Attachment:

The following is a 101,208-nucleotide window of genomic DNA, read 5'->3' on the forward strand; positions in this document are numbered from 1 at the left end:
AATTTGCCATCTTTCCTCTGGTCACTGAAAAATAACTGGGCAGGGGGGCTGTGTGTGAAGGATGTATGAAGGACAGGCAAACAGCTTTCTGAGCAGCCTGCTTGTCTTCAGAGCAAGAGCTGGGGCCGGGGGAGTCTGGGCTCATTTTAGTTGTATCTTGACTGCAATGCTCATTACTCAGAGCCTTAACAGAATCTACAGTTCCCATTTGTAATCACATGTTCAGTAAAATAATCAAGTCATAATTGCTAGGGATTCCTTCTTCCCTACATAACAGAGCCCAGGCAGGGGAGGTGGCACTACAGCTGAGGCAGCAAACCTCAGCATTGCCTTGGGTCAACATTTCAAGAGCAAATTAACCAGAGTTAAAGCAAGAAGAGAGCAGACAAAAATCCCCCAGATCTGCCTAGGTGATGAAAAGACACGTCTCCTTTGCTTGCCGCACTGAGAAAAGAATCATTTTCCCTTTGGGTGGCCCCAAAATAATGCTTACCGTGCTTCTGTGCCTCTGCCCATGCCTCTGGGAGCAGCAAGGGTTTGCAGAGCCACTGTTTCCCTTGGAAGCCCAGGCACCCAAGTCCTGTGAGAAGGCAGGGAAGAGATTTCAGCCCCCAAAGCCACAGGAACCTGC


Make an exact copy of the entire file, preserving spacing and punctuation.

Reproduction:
The following is a 101,208-nucleotide window of genomic DNA, read 5'->3' on the forward strand; positions in this document are numbered from 1 at the left end:
AATTTGCCATCTTTCCTCTGGTCACTGAAAAATAACTGGGCAGGGGGGCTGTGTGTGAAGGATGTATGAAGGACAGGCAAACAGCTTTCTGAGCAGCCTGCTTGTCTTCAGAGCAAGAGCTGGGGCCGGGGGAGTCTGGGCTCATTTTAGTTGTATCTTGACTGCAATGCTCATTACTCAGAGCCTTAACAGAATCTACAGTTCCCATTTGTAATCACATGTTCAGTAAAATAATCAAGTCATAATTGCTAGGGATTCCTTCTTCCCTACATAACAGAGCCCAGGCAGGGGAGGTGGCACTACAGCTGAGGCAGCAAACCTCAGCATTGCCTTGGGTCAACATTTCAAGAGCAAATTAACCAGAGTTAAAGCAAGAAGAGAGCAGACAAAAATCCCCCAGATCTGCCTAGGTGATGAAAAGACACGTCTCCTTTGCTTGCCGCACTGAGAAAAGAATCATTTTCCCTTTGGGTGGCCCCAAAATAATGCTTACCGTGCTTCTGTGCCTCTGCCCATGCCTCTGGGAGCAGCAAGGGTTTGCAGAGCCACTGTTTCCCTTGGAAGCCCAGGCACCCAAGTCCTGTGAGAAGGCAGGGAAGAGATTTCAGCCCCCAAAGCCACAGGAACCTGC